All of us likely engage in some tax planning, whether we realize it or not. We can and do make decisions that may better our income tax position. Many individuals often make year-end donations to charitable organizations to obtain a tax deduction for that tax year. Others may have purchased energy-efficient furnaces or an electric vehicle to obtain the tax credit. Some individuals decide to own a home versus renting a home to take advantage of mortgage interest deductions and property tax deductions.
We only have a few weeks before the New Year arrives. This is a good time to review one’s tax position for any planning opportunities that may exist for one’s individual tax situation. Businesses can also make some decisions that may impact tax bills of either the business or the business owners.
Many variables play into any tax-planning analysis, so some time and effort may be required. The proper planning can reap financial rewards. The use of professional advisers can assist in this process to review the advantages and disadvantages of any tax planning decision. .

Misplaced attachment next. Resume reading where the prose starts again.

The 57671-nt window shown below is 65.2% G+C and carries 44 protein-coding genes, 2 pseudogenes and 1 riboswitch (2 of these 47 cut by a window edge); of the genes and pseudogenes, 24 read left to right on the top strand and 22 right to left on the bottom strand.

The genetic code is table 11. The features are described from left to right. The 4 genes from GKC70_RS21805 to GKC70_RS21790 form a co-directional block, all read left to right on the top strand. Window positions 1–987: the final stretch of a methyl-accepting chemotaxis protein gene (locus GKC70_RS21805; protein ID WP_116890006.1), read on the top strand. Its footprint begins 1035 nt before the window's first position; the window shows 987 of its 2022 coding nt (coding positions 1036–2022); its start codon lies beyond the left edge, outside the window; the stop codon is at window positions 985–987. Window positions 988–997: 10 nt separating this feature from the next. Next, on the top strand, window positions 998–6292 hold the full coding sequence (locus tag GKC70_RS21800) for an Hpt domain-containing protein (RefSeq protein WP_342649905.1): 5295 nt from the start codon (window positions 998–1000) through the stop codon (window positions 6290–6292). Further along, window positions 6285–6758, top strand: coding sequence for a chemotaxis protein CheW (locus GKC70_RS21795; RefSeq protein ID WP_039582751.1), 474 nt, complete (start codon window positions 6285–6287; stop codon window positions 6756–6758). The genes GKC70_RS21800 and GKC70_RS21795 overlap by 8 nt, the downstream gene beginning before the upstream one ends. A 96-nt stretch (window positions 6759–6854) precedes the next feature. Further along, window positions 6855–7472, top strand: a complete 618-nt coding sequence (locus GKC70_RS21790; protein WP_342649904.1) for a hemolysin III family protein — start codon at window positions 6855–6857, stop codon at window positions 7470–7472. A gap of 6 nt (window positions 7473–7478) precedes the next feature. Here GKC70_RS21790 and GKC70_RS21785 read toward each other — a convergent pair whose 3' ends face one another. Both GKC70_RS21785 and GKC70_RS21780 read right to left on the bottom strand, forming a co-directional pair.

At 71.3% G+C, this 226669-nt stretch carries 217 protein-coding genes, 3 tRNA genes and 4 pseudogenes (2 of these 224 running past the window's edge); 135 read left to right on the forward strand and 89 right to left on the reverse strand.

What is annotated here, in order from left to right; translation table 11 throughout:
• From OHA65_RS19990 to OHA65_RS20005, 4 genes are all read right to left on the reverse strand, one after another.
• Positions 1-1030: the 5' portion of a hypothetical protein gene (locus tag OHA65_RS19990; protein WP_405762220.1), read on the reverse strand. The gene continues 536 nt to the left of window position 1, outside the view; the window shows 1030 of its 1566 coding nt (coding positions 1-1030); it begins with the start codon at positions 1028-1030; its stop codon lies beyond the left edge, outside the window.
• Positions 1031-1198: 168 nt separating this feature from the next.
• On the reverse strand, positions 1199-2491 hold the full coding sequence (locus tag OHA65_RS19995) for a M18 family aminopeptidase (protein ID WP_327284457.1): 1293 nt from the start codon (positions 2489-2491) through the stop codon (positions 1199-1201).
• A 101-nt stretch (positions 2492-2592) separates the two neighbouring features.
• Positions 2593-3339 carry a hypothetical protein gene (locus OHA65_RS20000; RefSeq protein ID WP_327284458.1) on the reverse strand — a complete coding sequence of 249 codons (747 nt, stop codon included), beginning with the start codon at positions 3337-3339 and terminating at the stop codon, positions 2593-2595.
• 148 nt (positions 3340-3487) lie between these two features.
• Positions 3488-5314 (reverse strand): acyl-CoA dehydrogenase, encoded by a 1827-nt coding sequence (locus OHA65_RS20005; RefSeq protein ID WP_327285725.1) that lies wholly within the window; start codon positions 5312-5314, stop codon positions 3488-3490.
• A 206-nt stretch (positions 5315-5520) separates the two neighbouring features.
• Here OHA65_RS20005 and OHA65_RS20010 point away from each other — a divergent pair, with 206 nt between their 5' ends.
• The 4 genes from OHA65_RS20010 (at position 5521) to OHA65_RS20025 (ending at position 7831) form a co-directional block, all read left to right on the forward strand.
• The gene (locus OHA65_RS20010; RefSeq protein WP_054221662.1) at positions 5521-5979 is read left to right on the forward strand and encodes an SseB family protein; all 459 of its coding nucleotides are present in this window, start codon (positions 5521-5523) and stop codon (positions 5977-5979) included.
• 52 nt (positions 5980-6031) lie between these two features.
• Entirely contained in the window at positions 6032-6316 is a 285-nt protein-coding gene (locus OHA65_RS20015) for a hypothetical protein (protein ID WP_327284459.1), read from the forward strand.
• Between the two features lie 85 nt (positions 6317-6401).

In the end, appropriate tax planning isn’t a four-letter word. The benefits of tax planning in what remains of 2015 may help cover the cost of some of those upcoming holiday gift purchases.
Bill Roth is a tax partner with the local office of BDO USA LLP. The views expressed are those of the author and not necessarily those of BDO. The comments are general in nature and not to be considered specific tax or accounting advice and cannot be relied upon for the purposes of avoiding penalties. Readers are advised to consult their professional advisers before acting on any items discussed.